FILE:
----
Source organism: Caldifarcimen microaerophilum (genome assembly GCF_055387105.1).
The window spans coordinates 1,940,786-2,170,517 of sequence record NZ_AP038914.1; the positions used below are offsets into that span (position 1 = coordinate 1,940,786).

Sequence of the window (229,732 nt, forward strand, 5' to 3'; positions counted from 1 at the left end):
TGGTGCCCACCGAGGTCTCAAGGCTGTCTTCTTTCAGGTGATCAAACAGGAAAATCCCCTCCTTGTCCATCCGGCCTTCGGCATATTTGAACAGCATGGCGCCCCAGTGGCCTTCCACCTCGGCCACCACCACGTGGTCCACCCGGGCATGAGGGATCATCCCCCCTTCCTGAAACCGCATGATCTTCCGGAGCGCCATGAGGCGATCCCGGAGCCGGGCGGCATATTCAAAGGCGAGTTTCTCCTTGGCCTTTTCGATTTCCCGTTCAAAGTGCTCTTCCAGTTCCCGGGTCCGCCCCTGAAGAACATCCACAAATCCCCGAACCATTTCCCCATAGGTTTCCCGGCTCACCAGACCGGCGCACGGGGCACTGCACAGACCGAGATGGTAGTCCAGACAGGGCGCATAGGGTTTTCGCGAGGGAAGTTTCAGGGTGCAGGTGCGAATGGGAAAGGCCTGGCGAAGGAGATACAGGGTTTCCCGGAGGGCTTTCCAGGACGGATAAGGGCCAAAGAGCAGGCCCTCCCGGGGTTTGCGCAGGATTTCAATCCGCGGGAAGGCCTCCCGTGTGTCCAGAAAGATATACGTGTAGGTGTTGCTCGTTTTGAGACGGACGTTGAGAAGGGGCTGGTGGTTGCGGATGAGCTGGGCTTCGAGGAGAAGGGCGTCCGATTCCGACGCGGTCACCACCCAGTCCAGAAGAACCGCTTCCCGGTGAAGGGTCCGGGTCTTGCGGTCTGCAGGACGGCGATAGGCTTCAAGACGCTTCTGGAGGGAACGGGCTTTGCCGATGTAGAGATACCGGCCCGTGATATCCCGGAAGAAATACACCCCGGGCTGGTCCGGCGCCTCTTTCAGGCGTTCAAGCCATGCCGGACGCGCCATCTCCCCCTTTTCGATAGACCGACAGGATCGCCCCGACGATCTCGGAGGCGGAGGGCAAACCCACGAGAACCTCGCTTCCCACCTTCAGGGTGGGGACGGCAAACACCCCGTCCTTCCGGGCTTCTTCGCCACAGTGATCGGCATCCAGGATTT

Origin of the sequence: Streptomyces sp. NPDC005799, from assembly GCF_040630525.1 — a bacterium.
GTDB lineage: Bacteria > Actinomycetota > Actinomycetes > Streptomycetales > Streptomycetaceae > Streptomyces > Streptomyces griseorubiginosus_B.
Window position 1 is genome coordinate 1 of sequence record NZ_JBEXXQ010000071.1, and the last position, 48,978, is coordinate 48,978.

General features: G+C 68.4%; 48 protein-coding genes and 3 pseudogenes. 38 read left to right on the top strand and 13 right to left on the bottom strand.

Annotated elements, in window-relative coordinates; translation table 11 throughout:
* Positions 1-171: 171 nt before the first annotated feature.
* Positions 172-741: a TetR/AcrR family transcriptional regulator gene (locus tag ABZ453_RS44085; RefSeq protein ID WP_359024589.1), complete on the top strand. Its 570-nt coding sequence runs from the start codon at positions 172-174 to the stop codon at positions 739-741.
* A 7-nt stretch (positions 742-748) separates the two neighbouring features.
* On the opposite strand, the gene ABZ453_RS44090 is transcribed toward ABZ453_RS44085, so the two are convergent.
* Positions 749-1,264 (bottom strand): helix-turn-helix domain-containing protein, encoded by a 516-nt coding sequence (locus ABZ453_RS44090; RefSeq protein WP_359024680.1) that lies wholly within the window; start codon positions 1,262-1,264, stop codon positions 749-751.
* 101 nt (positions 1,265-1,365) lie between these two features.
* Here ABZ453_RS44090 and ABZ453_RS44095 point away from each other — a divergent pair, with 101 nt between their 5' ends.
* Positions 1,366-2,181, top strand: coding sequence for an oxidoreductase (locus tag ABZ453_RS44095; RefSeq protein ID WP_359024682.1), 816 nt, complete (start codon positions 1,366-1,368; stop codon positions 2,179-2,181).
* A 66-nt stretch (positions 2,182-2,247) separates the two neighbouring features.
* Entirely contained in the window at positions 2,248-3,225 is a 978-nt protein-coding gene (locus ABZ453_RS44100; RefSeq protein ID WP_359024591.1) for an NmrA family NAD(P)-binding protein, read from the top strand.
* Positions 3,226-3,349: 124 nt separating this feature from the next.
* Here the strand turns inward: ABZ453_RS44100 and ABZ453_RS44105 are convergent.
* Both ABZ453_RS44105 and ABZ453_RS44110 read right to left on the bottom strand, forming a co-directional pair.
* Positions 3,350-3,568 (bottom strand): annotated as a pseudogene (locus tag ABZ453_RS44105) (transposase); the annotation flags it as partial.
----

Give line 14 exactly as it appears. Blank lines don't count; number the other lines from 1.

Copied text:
* Positions 749-1,264 (bottom strand): helix-turn-helix domain-containing protein, encoded by a 516-nt coding sequence (locus ABZ453_RS44090; RefSeq protein WP_359024680.1) that lies wholly within the window; start codon positions 1,262-1,264, stop codon positions 749-751.